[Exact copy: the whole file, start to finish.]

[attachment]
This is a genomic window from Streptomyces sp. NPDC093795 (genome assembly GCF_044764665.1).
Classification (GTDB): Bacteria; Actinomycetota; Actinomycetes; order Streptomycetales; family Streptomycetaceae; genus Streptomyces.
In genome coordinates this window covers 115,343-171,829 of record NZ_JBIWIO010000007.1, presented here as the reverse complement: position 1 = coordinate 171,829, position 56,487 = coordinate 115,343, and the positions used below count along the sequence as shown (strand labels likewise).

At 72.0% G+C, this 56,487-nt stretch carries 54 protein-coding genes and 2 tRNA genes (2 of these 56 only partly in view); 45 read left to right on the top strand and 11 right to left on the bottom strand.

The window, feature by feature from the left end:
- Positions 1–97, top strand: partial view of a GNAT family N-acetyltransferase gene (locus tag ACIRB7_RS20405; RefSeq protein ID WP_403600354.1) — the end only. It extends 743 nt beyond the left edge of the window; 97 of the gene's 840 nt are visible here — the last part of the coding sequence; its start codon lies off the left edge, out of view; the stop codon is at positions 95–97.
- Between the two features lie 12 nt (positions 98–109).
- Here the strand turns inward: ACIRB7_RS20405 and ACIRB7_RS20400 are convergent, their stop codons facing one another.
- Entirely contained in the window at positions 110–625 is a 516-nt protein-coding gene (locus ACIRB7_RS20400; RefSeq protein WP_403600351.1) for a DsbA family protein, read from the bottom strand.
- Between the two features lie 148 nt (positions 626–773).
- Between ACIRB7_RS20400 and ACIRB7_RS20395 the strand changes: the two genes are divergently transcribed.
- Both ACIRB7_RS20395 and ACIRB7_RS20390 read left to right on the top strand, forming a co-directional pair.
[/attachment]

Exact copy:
This is a genomic window from Streptomyces sp. NPDC093795 (genome assembly GCF_044764665.1).
Classification (GTDB): Bacteria; Actinomycetota; Actinomycetes; order Streptomycetales; family Streptomycetaceae; genus Streptomyces.
In genome coordinates this window covers 115,343-171,829 of record NZ_JBIWIO010000007.1, presented here as the reverse complement: position 1 = coordinate 171,829, position 56,487 = coordinate 115,343, and the positions used below count along the sequence as shown (strand labels likewise).

At 72.0% G+C, this 56,487-nt stretch carries 54 protein-coding genes and 2 tRNA genes (2 of these 56 only partly in view); 45 read left to right on the top strand and 11 right to left on the bottom strand.

The window, feature by feature from the left end:
- Positions 1–97, top strand: partial view of a GNAT family N-acetyltransferase gene (locus tag ACIRB7_RS20405; RefSeq protein ID WP_403600354.1) — the end only. It extends 743 nt beyond the left edge of the window; 97 of the gene's 840 nt are visible here — the last part of the coding sequence; its start codon lies off the left edge, out of view; the stop codon is at positions 95–97.
- Between the two features lie 12 nt (positions 98–109).
- Here the strand turns inward: ACIRB7_RS20405 and ACIRB7_RS20400 are convergent, their stop codons facing one another.
- Entirely contained in the window at positions 110–625 is a 516-nt protein-coding gene (locus ACIRB7_RS20400; RefSeq protein WP_403600351.1) for a DsbA family protein, read from the bottom strand.
- Between the two features lie 148 nt (positions 626–773).
- Between ACIRB7_RS20400 and ACIRB7_RS20395 the strand changes: the two genes are divergently transcribed.
- Both ACIRB7_RS20395 and ACIRB7_RS20390 read left to right on the top strand, forming a co-directional pair.